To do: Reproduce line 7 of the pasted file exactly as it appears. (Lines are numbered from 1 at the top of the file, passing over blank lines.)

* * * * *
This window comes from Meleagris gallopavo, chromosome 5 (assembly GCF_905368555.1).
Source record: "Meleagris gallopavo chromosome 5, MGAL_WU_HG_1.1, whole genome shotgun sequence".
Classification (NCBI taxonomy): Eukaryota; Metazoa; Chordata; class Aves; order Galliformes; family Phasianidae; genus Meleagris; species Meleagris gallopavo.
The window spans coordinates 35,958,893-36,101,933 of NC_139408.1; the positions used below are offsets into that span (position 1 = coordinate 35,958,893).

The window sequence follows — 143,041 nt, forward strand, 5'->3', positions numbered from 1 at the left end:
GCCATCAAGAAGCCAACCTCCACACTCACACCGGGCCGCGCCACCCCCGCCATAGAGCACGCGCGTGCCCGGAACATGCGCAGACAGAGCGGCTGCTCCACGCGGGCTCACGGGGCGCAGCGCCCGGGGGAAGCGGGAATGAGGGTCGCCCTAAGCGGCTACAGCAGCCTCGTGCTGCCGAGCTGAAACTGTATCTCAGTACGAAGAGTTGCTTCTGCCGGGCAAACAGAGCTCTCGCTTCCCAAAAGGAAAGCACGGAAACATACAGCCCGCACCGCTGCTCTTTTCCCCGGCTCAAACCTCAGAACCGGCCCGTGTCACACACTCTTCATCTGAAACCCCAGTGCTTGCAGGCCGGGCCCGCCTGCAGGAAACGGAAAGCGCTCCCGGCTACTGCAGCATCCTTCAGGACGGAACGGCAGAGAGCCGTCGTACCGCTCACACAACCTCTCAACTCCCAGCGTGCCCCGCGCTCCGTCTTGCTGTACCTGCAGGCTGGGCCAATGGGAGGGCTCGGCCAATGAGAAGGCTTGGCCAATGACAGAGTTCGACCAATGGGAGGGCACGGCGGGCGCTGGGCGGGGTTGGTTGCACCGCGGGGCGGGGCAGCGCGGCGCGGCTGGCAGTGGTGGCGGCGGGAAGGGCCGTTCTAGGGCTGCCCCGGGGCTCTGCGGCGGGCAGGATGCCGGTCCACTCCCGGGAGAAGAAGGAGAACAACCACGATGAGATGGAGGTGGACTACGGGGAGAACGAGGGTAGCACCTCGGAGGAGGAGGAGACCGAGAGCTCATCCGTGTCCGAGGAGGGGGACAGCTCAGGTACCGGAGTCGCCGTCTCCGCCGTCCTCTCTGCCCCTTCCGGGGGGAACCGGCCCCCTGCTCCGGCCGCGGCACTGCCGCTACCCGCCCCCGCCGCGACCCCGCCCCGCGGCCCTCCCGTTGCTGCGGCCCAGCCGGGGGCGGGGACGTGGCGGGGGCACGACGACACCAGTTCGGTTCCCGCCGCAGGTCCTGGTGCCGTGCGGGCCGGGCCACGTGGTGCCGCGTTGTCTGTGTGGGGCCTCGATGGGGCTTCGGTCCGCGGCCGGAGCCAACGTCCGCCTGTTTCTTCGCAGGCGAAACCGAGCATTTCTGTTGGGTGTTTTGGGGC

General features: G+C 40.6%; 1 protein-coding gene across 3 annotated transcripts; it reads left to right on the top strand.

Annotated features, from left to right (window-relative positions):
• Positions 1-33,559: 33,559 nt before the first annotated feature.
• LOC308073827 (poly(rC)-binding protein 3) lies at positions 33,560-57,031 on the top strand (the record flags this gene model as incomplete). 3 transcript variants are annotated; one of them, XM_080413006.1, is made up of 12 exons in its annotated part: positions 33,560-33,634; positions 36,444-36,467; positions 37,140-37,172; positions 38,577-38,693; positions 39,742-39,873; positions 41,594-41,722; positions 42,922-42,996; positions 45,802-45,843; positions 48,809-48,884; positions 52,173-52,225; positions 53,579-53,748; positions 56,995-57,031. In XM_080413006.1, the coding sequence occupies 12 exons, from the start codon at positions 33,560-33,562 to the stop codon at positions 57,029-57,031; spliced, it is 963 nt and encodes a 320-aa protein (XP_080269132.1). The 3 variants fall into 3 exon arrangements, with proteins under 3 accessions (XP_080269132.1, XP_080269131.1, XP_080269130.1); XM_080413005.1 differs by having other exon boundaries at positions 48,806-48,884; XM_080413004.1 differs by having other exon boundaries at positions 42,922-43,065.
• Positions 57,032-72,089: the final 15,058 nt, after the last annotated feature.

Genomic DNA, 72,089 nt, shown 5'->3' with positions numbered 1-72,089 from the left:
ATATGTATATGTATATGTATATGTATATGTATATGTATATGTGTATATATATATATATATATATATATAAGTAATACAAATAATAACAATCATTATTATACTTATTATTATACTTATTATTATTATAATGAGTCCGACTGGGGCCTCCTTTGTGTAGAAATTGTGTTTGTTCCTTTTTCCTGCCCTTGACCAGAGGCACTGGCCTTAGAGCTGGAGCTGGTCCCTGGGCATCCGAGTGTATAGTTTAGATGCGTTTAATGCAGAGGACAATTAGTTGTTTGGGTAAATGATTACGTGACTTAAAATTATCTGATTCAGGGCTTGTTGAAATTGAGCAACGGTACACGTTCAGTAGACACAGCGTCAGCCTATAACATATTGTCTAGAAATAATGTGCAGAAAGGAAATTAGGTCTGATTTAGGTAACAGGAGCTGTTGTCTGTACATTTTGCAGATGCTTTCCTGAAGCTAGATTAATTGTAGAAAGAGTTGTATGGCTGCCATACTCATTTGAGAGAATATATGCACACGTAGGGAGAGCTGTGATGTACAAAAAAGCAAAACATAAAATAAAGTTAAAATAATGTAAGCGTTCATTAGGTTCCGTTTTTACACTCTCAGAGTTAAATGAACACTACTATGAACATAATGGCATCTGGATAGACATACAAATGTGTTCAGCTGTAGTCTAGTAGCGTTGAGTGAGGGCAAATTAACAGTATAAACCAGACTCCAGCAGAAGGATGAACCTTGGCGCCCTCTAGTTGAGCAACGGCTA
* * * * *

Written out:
General features: G+C 40.6%; 1 protein-coding gene across 3 annotated transcripts; it reads left to right on the top strand.